• trazodone

              glycopyrrolate and trazodone both decrease cholinergic effects/transmission. Minor/Significance Unknown.

            • trifluoperazine

              trifluoperazine increases toxicity of glycopyrrolate by unknown mechanism. Minor/Significance Unknown.

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            Adverse Effects

            Frequency Not Defined

            Anticholinergic symptoms (mydriasis, hyperthermia, tachycardia, cardiac arrhythmia)

            Dry mouth

            Dry skin

            Anhidrosis

            Flushing

            Blurred vision

            Cycloplegia

            Photophobia

            Palpitation

            Xerophthalmia

            Constipation

            Urinary retention

            Postmarketing Reports

            Angioedema

            Paradoxical bronchospasm

            Dysphonia

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            Warnings

            Contraindications

            Hypersensitivity to glycopyrrolate or other ingredients

            Medical conditions that preclude anticholinergic therapy (eg, angle-closure glaucoma, obstructive uropathy, GI obstruction, paralytic ileus, intestinal atony of elderly or debilitated patient; unstable cardiovascular status in acute hemorrhage; severe ulcerative colitis, toxic megacolon, myasthenia gravis, reflux esophagitis, hiatal hernia, mitral stenosis)

            Concomitant use of solid oral dosage forms of potassium chloride

            Cautions

            Use caution in patients with hepatic impairment

            May cause urinary retention and further complicate existing renal impairment; dose adjustment may be necessary

            Use caution in patients with hiatal hernia with reflux esophagitis

            May worsen symptoms of prostatic hyperplasia and/or bladder neck destruction (may increase urinary retention); use with caution

            Use caution in patients with autonomic neuropathy

            Use caution in patients with hyperthyroidism

            In ulcerative colitis, large doses may suppress intestinal motility and exacerbate an ileus or toxic magacolon; use is contraindicated in patients with ulcerative colitis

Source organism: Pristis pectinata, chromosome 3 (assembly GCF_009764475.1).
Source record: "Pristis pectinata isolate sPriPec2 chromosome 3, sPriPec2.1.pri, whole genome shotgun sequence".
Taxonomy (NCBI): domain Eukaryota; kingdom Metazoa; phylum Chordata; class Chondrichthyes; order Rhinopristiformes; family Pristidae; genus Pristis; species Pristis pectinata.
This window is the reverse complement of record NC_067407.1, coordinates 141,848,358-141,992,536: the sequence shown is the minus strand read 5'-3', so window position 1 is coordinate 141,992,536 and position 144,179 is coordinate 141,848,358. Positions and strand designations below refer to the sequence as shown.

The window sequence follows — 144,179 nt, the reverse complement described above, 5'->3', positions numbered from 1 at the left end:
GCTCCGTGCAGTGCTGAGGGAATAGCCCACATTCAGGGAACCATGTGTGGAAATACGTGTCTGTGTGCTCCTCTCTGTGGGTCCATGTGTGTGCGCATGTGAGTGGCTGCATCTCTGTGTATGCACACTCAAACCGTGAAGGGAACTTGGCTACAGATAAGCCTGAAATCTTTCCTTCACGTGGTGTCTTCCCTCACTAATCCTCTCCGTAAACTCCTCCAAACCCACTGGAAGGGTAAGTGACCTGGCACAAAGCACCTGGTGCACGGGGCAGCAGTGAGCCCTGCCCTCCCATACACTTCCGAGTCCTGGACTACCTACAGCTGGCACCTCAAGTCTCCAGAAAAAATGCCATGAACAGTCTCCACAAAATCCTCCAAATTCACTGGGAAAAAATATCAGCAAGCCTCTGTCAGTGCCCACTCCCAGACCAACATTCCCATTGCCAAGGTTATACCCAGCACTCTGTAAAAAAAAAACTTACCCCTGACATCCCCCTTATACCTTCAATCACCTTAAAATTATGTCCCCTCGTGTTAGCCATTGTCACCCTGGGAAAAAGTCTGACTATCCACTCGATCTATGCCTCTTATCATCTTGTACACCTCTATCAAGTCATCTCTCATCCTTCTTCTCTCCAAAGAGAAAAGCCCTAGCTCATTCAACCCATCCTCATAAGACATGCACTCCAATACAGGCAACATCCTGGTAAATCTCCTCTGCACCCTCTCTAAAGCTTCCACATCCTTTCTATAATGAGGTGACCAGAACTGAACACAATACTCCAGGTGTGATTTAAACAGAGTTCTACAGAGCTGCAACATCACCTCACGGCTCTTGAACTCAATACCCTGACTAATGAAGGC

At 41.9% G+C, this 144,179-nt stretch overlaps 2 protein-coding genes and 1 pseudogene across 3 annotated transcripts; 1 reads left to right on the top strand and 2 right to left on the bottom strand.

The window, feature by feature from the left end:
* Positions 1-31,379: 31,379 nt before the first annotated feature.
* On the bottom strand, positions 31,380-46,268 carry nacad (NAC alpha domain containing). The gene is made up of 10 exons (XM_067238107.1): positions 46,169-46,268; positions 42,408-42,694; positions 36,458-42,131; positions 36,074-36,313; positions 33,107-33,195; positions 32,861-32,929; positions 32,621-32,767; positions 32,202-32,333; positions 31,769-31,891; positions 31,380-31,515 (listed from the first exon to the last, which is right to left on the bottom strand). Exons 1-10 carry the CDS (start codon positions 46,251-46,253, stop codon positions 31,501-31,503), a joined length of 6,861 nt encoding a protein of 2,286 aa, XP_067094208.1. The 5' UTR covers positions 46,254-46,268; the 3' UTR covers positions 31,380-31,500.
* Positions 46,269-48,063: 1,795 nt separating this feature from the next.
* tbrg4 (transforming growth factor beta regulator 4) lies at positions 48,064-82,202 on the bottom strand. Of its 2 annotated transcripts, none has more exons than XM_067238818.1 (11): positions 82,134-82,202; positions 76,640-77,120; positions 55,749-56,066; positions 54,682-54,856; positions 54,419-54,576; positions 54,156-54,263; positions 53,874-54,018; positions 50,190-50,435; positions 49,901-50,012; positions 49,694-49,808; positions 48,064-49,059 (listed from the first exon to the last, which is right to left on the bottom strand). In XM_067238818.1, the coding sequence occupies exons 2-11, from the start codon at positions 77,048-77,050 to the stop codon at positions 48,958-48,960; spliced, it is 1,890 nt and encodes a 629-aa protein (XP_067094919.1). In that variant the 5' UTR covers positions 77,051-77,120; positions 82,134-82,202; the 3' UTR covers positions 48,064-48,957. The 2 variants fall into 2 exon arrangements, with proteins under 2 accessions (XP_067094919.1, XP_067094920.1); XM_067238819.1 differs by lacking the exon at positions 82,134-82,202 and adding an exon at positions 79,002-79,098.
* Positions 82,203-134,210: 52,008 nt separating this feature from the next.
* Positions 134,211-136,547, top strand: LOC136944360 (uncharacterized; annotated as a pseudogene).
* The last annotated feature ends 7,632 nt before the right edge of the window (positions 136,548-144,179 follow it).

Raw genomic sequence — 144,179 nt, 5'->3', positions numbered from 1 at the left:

May decrease GI motility, which can result in constipation or intestinal pseudo-obstruction; intestinal pseudo-obstruction can result in abdominal distention, pain, nausea, or vomiting; if obstruction suspected, discontinue and evaluate

            Incomplete mechanical intestinal obstruction may present as diarrhea, especially in patients with an ileostomy or colostomy; discontinue treatment if incomplete mechanical intestinal obstruction is suspected or if diarrhea occurs

            May cause heat prostration in the presence of fever, high ambient temperature, physical exercise; to avoid heat postration; use caution in hot weather and/or exercise

            May impair mental abilities to perform tasks that require mental alertness, including operating heavy machinery

            Parenteral product contains benzyl alcohol; generally avoid in neonates

            Pediatric patients with spastic paralysis may experience increased response to anticholinergics, increasing the potential for adverse effects; a paradoxical reaction characterized by hyperexcitability may occur in pediatric patients taking large doses; use caution

            May increase risk for anticholinergic effects, confusion, and hallucinations; use caution

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            Pregnancy & Lactation

            Pregnancy category: B

            Lactation: Excretion in milk unknown; use with caution

            Pregnancy Categories

            A: Generally acceptable. Controlled studies in pregnant women show no evidence of fetal risk.

            B: May be acceptable. Either animal studies show no risk but human studies not available or animal studies showed minor risks and human studies done and showed no risk.

            C: Use with caution if benefits outweigh risks. Animal studies show risk and human studies not available or neither animal nor human studies done.